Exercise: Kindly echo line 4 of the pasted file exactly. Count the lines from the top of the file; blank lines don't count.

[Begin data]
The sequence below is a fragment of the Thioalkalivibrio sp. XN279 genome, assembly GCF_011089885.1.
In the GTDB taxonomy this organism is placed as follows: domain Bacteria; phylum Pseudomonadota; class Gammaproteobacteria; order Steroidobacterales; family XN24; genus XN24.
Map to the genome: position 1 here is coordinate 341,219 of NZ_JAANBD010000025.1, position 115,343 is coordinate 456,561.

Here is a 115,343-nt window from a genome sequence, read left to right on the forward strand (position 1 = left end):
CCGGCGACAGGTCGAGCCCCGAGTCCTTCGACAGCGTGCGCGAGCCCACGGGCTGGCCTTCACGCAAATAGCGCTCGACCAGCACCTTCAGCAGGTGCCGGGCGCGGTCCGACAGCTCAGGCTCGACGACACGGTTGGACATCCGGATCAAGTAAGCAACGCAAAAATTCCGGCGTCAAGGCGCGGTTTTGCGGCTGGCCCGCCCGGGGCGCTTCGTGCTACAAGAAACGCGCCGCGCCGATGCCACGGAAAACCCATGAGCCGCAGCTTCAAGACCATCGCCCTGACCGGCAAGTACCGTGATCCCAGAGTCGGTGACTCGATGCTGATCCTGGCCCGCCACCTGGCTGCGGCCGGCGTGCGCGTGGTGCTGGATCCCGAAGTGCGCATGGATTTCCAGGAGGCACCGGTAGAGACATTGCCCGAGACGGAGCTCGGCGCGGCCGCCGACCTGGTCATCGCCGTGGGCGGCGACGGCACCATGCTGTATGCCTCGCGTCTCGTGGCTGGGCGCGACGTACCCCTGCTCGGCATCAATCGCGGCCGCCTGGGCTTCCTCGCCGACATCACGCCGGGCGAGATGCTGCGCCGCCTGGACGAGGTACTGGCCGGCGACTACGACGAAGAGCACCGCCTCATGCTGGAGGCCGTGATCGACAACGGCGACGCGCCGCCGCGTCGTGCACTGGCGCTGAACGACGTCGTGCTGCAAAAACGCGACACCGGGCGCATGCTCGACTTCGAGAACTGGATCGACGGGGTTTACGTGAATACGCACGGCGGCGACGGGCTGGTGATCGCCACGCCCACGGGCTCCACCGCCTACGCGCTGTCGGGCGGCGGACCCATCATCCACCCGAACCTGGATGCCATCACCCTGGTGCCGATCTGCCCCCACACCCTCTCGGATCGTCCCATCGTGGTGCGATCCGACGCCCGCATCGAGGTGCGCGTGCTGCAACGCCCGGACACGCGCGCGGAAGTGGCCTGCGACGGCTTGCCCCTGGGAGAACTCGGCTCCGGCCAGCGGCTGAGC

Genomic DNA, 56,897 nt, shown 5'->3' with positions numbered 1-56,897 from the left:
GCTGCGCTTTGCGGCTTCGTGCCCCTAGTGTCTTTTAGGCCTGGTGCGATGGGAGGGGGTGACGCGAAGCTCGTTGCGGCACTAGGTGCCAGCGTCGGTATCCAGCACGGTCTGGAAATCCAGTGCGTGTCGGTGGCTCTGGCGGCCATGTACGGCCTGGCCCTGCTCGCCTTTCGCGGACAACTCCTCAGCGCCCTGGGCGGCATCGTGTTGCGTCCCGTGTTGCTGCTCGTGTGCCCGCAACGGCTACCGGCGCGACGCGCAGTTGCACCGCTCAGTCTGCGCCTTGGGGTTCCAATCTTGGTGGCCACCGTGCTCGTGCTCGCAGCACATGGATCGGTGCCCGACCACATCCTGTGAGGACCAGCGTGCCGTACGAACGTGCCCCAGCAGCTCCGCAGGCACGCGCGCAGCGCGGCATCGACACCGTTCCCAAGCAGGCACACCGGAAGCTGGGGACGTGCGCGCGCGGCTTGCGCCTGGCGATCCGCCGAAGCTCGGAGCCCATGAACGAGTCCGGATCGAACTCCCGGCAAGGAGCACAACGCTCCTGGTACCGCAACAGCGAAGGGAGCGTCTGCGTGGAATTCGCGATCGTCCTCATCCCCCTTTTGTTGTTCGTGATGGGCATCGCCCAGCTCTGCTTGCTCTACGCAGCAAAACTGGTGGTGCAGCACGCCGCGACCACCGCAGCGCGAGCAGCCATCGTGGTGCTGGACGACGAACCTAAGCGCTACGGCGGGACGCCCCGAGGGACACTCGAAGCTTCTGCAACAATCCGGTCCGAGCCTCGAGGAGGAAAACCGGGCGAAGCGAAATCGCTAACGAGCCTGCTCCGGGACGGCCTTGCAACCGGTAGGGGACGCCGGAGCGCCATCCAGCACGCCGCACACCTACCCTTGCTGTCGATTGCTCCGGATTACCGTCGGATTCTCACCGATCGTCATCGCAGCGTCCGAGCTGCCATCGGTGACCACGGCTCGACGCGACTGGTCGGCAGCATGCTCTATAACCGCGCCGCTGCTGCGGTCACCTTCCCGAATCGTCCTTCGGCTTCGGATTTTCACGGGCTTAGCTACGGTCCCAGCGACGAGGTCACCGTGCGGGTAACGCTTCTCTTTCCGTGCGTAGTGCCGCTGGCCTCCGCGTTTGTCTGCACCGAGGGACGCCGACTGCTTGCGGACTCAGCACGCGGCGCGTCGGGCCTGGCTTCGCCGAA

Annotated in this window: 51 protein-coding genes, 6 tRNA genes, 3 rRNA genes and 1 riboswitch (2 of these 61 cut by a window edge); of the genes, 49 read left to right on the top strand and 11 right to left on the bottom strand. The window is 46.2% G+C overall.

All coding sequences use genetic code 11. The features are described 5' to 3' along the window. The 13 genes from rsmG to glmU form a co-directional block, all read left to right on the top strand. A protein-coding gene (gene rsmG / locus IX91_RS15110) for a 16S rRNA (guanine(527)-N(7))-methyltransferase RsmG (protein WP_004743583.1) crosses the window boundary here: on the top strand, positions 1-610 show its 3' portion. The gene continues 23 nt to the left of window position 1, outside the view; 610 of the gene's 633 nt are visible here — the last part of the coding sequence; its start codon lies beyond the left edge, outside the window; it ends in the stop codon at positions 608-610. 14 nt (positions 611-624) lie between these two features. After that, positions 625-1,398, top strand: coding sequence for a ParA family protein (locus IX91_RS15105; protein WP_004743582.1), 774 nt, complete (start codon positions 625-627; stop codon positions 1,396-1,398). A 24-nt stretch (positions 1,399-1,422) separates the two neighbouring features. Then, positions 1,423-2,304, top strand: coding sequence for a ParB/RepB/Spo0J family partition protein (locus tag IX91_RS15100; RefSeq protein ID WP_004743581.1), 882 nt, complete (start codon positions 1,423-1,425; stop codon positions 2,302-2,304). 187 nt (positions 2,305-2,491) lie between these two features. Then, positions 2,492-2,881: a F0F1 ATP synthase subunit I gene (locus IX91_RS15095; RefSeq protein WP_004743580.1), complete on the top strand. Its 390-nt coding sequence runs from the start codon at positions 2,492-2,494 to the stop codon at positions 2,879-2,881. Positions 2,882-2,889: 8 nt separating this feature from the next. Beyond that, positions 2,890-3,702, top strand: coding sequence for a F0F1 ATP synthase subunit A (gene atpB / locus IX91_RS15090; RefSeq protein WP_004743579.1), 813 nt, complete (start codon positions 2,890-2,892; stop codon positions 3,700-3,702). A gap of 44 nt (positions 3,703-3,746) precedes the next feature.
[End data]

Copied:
Here is a 115,343-nt window from a genome sequence, read left to right on the forward strand (position 1 = left end):